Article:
by Joe Stevens
Hello Everyone –
Again, as I sit down to write this week’s column, I must work through a number of thoughts I want to put on the computer screen for this week’s dissertation.
What really stands out are some of Mike Doble’s comments from his First Trax column on Saturday. Basically, what really is natural snow and how it should be reported. Sometimes I am just taken aback with how things are reported on the daily reports.
Full disclosure, I handled snow reporting for 16 seasons at Snowshoe Mountain and prided myself on telling it like it really was on the slopes on any given day. Yes, I know I called rain “underdeveloped snow,” but if someone didn’t understand what I was getting at, well I just couldn’t help that, could I?
But at the end of the day, I called the snow that came out of the snowguns “manmade snow,” no more no less. The snow that Mother Nature graced us with was “natural snow,” which helped create powder conditions.
I know, I know, the marketing departments not only at the various resorts out there, but also at the snowgun manufactures would like for you to think the snow coming out of the guns’ nozzles was the same as what falls from the skies and from a scientific side of things it is, but to skiers and snowboarders, well it’s not. True powder is that beautiful stuff that comes from above and makes for an extra bit of excitement on the slopes that day or the day after (more on that in a moment).
Let’s get something straight at this point of the column this week, the best snowmakers in the country are in the southeast region. They have been doing it longer and have to do it right or there wouldn’t be any skiing, snowboarding or snowtubing at your favorite resort. If you haven’t noticed, on a good natural snowfall year, there is probably at best 150 to 180 inches of snow that falls from the sky. Folks I am here to tell you, that just isn’t enough snow to provide fun on the slopes from before Thanksgiving to, in some years, early April.
The resorts in the southeast region have spent millions of dollars on their snowmaking systems and it has paid off for all of them. The last two weeks is a prime example of the payoff as most resorts got off to a great snowmaking start as excellent cold temperatures allowed the resorts to make piles of snow and cover a bunch of terrain as they opened for the 2019-2020 season. Then the “underdeveloped” snow came and guns went silent. But as soon as those temperatures dropped again, those millions of dollars of investment were able to recover quicker than in years past and add on to the trail count even quicker.
I just wanted to make sure everyone knows I wasn’t taking a swing at the snowmaking process at any of the resorts in the region. To the contrary, most of you who read this column on a regular basis know and understand what I think about the snowmakers from Tennessee to Maryland. They are the unsung heroes of the industry and by no way am I saying they don’t provide the experience everyone is expecting. But I am also saying that it just isn’t natural snow or powder they are putting down on the slopes. It is an awesome manmade product that I and hundreds of thousands of skiers and snowboarders enjoy in the southeast.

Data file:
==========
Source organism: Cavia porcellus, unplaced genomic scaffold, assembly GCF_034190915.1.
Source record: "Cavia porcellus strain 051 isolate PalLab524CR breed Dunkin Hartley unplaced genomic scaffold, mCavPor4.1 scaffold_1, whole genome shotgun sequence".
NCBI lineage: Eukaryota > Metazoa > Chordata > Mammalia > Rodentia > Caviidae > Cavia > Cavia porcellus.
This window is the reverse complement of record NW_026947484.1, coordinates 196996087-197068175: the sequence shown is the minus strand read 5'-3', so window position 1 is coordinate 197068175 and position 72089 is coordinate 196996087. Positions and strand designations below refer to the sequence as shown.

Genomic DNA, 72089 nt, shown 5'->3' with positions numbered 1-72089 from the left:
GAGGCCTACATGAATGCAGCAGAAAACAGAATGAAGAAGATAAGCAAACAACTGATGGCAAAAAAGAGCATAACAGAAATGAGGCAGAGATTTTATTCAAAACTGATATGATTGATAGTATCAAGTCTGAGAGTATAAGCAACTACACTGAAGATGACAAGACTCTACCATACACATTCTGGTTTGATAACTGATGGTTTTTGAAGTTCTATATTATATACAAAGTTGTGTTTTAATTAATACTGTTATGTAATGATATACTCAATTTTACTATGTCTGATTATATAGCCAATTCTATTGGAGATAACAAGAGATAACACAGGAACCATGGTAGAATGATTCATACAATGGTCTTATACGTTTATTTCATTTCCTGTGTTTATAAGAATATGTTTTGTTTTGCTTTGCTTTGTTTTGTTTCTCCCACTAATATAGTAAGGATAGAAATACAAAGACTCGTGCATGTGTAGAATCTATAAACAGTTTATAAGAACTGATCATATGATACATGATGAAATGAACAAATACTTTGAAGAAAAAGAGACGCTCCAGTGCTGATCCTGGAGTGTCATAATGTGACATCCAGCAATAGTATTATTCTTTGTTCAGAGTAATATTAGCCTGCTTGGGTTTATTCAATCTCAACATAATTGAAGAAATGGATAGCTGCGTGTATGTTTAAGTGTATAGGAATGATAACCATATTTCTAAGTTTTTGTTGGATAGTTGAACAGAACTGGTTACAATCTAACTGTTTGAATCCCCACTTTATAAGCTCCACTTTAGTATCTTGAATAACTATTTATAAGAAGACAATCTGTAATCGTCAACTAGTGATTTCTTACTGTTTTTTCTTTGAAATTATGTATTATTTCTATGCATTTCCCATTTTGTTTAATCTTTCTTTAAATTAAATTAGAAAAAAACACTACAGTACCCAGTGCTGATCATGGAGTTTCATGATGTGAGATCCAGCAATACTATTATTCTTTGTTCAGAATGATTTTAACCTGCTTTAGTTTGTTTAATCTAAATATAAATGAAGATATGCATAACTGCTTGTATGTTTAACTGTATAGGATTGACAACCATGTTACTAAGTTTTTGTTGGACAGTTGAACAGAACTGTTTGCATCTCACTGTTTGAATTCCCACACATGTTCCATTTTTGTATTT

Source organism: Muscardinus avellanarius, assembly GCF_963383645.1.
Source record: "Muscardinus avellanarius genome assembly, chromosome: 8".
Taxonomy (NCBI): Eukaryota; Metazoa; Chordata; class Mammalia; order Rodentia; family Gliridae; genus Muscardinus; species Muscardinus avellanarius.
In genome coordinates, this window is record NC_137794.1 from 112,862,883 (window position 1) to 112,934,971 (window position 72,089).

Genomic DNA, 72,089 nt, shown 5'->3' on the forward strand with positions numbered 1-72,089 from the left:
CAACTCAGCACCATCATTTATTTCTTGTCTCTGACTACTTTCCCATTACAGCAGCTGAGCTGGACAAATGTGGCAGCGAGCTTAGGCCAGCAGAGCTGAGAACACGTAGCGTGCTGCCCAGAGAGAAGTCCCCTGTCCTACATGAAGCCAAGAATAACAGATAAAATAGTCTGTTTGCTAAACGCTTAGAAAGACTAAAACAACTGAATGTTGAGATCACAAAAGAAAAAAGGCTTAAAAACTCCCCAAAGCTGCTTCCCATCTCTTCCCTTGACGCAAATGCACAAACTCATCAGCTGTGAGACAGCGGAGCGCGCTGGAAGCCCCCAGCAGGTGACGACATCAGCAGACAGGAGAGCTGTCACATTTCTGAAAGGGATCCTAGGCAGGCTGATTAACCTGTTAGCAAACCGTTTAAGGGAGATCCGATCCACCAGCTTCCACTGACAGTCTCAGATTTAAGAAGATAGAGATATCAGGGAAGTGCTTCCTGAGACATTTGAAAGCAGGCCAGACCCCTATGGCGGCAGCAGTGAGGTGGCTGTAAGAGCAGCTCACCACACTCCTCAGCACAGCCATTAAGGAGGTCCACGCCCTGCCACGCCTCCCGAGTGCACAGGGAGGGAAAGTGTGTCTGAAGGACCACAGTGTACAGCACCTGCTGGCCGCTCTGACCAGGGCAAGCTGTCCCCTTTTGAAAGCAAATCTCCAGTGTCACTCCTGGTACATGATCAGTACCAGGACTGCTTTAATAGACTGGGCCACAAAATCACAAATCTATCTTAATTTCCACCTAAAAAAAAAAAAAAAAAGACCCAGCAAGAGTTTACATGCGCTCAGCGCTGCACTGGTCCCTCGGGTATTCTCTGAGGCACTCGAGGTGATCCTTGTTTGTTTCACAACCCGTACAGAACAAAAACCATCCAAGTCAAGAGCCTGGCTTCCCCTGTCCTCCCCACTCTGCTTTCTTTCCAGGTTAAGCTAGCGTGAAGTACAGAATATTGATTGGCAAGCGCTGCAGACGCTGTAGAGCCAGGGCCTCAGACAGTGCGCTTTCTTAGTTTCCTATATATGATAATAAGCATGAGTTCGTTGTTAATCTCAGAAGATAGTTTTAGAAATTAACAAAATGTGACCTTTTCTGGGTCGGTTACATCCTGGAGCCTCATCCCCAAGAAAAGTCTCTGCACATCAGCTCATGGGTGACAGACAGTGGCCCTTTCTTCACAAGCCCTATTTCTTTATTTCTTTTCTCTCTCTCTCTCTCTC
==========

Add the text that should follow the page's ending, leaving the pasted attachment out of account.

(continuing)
I would like to make a point that most folks really don’t care if the snow is manmade or from Mother Nature. I have mentioned this before in my weekly space on this website, but I wanted to bring it up again. This is the time of year that a lot of first-time skiers and snowboarders head north to enjoy a white Christmas. You know why? It is because the southeast ski industry can guarantee snow on the ground on December 25.
One of the greatest enjoyments I got during my Christmases at Snowshoe Mountain was seeing the faces and the reaction of young ones seeing snow, manmade or natural, for the first time ever. Still to this day, just thinking back to those experiences sends chills up my back. The gleam in the young folks’ eyes, is etched in my memory forever and I am truly blessed for being a part of that experience.
Let’s get back to snow reporting again and what is powder and what isn’t. I have had lengthy conversations with brother Mike about this matter and I think we are basically in agreement that some folks push the envelope a bit when it comes to labeling what is on the slopes after a good night of snowmaking. Hey, I love to make first tracks after a great night of snowmaking, but truthfully, it’s not the same as making turns after a night when six to eight inches of natural snow fell. It isn’t the same and shouldn’t be reported as such. That’s just plain and simple.
Let’s just say that Machine Made Groomed Snow can be some of the best conditions skiers and snowboarders can experience on any given day and we should just leave it at that in reports. Another point that Mike made was how long a resort can claim Packed Powder conditions after natural snowfall occurs. I believe if the temperatures don’t get above freezing those conditions can remain for a day or two. But after that, a resort still claiming that scenario might be pushing the envelope a bit in this former snow reporter’s mind.
To finalize my point, I am of the opinion for the most part, folks don’t look at the conditions as much these days as they do trail and lift counts. With webcams they can see in real time what it looks like and make an educated decision of playing on the slopes or not. I don’t think the conditions box on a snow report is much a factor in that decision as it was in the past.
If holiday turns on the slopes are in your plans, may those turns be safe and lots of fun. Merry Christmas everyone from Snow News Is Good News.
That’s it for this week, thanks for joining me for my weekly thought process. Just remember whether it be cold or whether it be hot, we’ll weather the weather, whatever the weather will be. Think about it! See you on the slopes.